What a joy it is to find blogs in my inbox inviting me to squander time! And even better, to find blogs that impel me to elaborate on a theme.
Today, Cupcakecache entertainingly meandered about, sharing banter, musing about her sunflower germination failures and plant shopping success, and generally reveling in the day’s tasks ahead, which prompted me to do the same.
Yesterday, I received a box, shipped from a friend in Oregon. She had some books that she didn’t want to send to the thrift store and thought I’d enjoy them. And while she was at it, she stuffed the box like a Christmas stocking. She has a quirky sense of humor, appreciated and shared by her family, and so she tossed in a collection of gag gifts that I presume she had received over the years, along with other random useful items. Perhaps the quirkiest of the collection was a rubber lip enhancer (size XL) and the most useful was a pair of socks. The books were primarily The Best American Science Writing (2000 – 2010) and The Best American Science and Nature Writing (2000 – 2008), of which I had read only one. She also sent three novels of which I had already read two, which illustrates why we remain friends even though we have lived in separate states for the past 35 years.
I bore you with these details for two reasons: One, a joy to be appreciated has to be shared, and what a joy her box of pleasures is! And two, perhaps it will inspire others to do something similar.
One of my other pleasures, is my garden.
In the foreground the garden is ringed by Teddy Bear Sunflowers, purported to be favored by birds and bees. I didn’t get very good germination but I kept replanting to fill in the gaps which will actually be a good thing as it will ensure a longer supply of blossoms for the bees and seeds for the birds.
Immediately behind the sunflowers are the beans, which I hate to pick but can’t resist planting anyway.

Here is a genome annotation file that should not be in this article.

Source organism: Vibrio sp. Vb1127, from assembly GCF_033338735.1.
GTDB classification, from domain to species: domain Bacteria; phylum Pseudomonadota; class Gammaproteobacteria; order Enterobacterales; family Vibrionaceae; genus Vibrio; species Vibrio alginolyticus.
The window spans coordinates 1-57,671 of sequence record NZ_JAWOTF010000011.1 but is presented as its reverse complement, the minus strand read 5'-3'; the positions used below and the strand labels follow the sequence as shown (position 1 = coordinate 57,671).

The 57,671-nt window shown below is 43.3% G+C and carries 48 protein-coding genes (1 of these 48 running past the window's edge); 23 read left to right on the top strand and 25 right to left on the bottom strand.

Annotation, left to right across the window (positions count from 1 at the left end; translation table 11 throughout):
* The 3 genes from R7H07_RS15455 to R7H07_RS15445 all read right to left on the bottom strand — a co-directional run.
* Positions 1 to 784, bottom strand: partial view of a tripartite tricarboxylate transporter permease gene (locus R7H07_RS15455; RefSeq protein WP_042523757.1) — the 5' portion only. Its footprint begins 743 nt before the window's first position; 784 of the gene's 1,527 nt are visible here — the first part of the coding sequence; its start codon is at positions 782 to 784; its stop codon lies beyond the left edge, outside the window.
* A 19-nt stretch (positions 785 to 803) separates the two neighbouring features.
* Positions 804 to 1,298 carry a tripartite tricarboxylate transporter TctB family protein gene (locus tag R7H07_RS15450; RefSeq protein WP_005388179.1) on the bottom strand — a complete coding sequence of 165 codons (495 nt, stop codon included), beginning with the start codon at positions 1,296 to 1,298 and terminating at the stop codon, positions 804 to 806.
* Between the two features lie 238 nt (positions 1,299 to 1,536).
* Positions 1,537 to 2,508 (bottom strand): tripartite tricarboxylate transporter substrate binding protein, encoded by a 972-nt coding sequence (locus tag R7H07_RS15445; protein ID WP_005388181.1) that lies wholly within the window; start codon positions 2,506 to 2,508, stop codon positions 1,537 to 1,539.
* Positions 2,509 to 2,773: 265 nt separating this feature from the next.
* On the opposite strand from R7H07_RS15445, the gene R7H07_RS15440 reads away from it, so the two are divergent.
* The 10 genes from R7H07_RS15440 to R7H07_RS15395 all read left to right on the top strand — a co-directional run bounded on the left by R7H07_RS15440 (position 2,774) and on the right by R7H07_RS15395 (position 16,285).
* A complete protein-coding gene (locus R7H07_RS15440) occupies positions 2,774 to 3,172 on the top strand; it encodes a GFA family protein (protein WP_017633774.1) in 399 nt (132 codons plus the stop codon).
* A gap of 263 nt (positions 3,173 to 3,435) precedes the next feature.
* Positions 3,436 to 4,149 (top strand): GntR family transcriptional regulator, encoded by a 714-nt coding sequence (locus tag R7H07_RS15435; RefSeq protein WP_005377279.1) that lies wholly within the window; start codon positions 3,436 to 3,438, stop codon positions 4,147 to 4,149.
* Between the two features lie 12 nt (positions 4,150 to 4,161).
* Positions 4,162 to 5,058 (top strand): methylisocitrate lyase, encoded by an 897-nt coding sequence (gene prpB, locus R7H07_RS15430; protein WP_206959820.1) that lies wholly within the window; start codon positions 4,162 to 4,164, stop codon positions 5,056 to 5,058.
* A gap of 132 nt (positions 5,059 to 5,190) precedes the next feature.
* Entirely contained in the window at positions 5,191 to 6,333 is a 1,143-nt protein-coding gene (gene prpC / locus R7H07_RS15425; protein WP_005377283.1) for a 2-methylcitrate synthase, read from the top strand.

Behind the beans are cucumbers that I’m trying to train to climb the trellis. Like the butternut squash in the back ground, they are wayward and resist my gentle ministrations, preferring to choke the walkway between them and the apple tree and tomatoes.
I have three kinds of squash which are hemmed in by Marigolds that are three feet high. I kid you not! I never dreamed when I planted them for pest control, that they would present such an impediment to harvesting the squash. I fear the local fruit stand is suffering from my competition as I’m supplying all of my neighbors, my mail man, my sister, and my boss with squash, cucumbers and tomatoes.
Among the joys of gardening, are the feral pets that move in, various birds (who hopefully look for insects to eat), pollinators, horned tomato worms, and a Southern California Toad.
I would like this guy to settle down and raise a family here, so I plan to create a hospitable habitat for him/her. I think toads may be on my side in the organic gardening battle with the bugs.
Now, I must delve into my box of goodies. I think I’ll start with The Best American Science and Nature Writing 2000, edited by one of my favorite authors, David Quammen.